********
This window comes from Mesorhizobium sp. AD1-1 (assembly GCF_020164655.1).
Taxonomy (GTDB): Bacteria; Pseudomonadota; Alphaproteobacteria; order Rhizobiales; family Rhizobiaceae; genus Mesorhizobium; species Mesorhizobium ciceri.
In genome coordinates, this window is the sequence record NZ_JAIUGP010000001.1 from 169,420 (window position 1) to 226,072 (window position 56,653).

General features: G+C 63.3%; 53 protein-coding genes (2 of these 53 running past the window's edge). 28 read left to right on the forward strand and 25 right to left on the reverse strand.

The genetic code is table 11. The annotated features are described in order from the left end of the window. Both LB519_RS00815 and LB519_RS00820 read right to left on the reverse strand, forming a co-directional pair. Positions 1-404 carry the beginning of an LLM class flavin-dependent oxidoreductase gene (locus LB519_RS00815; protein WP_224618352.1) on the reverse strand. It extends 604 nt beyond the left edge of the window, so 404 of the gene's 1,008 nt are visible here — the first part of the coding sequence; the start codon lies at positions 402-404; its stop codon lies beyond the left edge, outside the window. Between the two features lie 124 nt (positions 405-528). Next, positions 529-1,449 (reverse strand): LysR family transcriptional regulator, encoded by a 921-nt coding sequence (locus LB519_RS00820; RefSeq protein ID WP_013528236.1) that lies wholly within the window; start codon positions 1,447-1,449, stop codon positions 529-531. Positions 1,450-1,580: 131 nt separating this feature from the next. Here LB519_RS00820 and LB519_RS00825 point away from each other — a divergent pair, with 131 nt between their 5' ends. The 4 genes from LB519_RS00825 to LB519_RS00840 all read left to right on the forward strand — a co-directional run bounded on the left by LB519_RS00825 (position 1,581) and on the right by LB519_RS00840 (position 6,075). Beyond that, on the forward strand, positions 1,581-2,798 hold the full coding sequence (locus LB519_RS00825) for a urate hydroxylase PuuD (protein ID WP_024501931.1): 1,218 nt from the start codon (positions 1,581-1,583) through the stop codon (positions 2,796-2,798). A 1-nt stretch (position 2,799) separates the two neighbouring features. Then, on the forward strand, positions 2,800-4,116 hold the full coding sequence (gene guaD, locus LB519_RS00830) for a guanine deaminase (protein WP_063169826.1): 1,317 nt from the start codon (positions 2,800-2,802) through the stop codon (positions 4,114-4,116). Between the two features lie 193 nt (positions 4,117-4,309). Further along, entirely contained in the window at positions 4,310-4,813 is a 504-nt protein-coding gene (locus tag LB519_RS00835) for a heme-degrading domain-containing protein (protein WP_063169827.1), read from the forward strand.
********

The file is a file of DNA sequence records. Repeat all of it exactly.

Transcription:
This window comes from Mesorhizobium sp. AD1-1 (assembly GCF_020164655.1).
Taxonomy (GTDB): Bacteria; Pseudomonadota; Alphaproteobacteria; order Rhizobiales; family Rhizobiaceae; genus Mesorhizobium; species Mesorhizobium ciceri.
In genome coordinates, this window is the sequence record NZ_JAIUGP010000001.1 from 169,420 (window position 1) to 226,072 (window position 56,653).

General features: G+C 63.3%; 53 protein-coding genes (2 of these 53 running past the window's edge). 28 read left to right on the forward strand and 25 right to left on the reverse strand.

The genetic code is table 11. The annotated features are described in order from the left end of the window. Both LB519_RS00815 and LB519_RS00820 read right to left on the reverse strand, forming a co-directional pair. Positions 1-404 carry the beginning of an LLM class flavin-dependent oxidoreductase gene (locus LB519_RS00815; protein WP_224618352.1) on the reverse strand. It extends 604 nt beyond the left edge of the window, so 404 of the gene's 1,008 nt are visible here — the first part of the coding sequence; the start codon lies at positions 402-404; its stop codon lies beyond the left edge, outside the window. Between the two features lie 124 nt (positions 405-528). Next, positions 529-1,449 (reverse strand): LysR family transcriptional regulator, encoded by a 921-nt coding sequence (locus LB519_RS00820; RefSeq protein ID WP_013528236.1) that lies wholly within the window; start codon positions 1,447-1,449, stop codon positions 529-531. Positions 1,450-1,580: 131 nt separating this feature from the next. Here LB519_RS00820 and LB519_RS00825 point away from each other — a divergent pair, with 131 nt between their 5' ends. The 4 genes from LB519_RS00825 to LB519_RS00840 all read left to right on the forward strand — a co-directional run bounded on the left by LB519_RS00825 (position 1,581) and on the right by LB519_RS00840 (position 6,075). Beyond that, on the forward strand, positions 1,581-2,798 hold the full coding sequence (locus LB519_RS00825) for a urate hydroxylase PuuD (protein ID WP_024501931.1): 1,218 nt from the start codon (positions 1,581-1,583) through the stop codon (positions 2,796-2,798). A 1-nt stretch (position 2,799) separates the two neighbouring features. Then, on the forward strand, positions 2,800-4,116 hold the full coding sequence (gene guaD, locus LB519_RS00830) for a guanine deaminase (protein WP_063169826.1): 1,317 nt from the start codon (positions 2,800-2,802) through the stop codon (positions 4,114-4,116). Between the two features lie 193 nt (positions 4,117-4,309). Further along, entirely contained in the window at positions 4,310-4,813 is a 504-nt protein-coding gene (locus tag LB519_RS00835) for a heme-degrading domain-containing protein (protein WP_063169827.1), read from the forward strand.